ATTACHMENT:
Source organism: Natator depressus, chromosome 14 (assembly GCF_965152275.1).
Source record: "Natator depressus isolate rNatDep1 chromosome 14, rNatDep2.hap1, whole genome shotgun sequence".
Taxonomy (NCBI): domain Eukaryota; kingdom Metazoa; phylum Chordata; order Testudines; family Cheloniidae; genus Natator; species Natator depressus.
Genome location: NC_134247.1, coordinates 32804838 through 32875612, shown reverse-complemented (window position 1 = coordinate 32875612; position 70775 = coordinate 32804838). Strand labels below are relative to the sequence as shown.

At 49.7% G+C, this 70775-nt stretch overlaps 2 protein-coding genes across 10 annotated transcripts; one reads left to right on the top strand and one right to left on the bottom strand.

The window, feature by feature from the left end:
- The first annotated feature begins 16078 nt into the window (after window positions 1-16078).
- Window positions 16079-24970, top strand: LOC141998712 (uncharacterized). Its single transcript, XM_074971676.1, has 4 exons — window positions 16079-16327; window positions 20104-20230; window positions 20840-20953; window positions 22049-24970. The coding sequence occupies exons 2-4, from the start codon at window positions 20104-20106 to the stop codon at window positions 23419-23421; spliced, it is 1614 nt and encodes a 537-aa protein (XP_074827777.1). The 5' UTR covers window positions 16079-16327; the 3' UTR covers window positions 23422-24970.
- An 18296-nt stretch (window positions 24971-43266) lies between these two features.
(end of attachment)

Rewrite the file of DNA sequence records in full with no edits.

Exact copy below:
Source organism: Natator depressus, chromosome 14 (assembly GCF_965152275.1).
Source record: "Natator depressus isolate rNatDep1 chromosome 14, rNatDep2.hap1, whole genome shotgun sequence".
Taxonomy (NCBI): domain Eukaryota; kingdom Metazoa; phylum Chordata; order Testudines; family Cheloniidae; genus Natator; species Natator depressus.
Genome location: NC_134247.1, coordinates 32804838 through 32875612, shown reverse-complemented (window position 1 = coordinate 32875612; position 70775 = coordinate 32804838). Strand labels below are relative to the sequence as shown.

At 49.7% G+C, this 70775-nt stretch overlaps 2 protein-coding genes across 10 annotated transcripts; one reads left to right on the top strand and one right to left on the bottom strand.

The window, feature by feature from the left end:
- The first annotated feature begins 16078 nt into the window (after window positions 1-16078).
- Window positions 16079-24970, top strand: LOC141998712 (uncharacterized). Its single transcript, XM_074971676.1, has 4 exons — window positions 16079-16327; window positions 20104-20230; window positions 20840-20953; window positions 22049-24970. The coding sequence occupies exons 2-4, from the start codon at window positions 20104-20106 to the stop codon at window positions 23419-23421; spliced, it is 1614 nt and encodes a 537-aa protein (XP_074827777.1). The 5' UTR covers window positions 16079-16327; the 3' UTR covers window positions 23422-24970.
- An 18296-nt stretch (window positions 24971-43266) lies between these two features.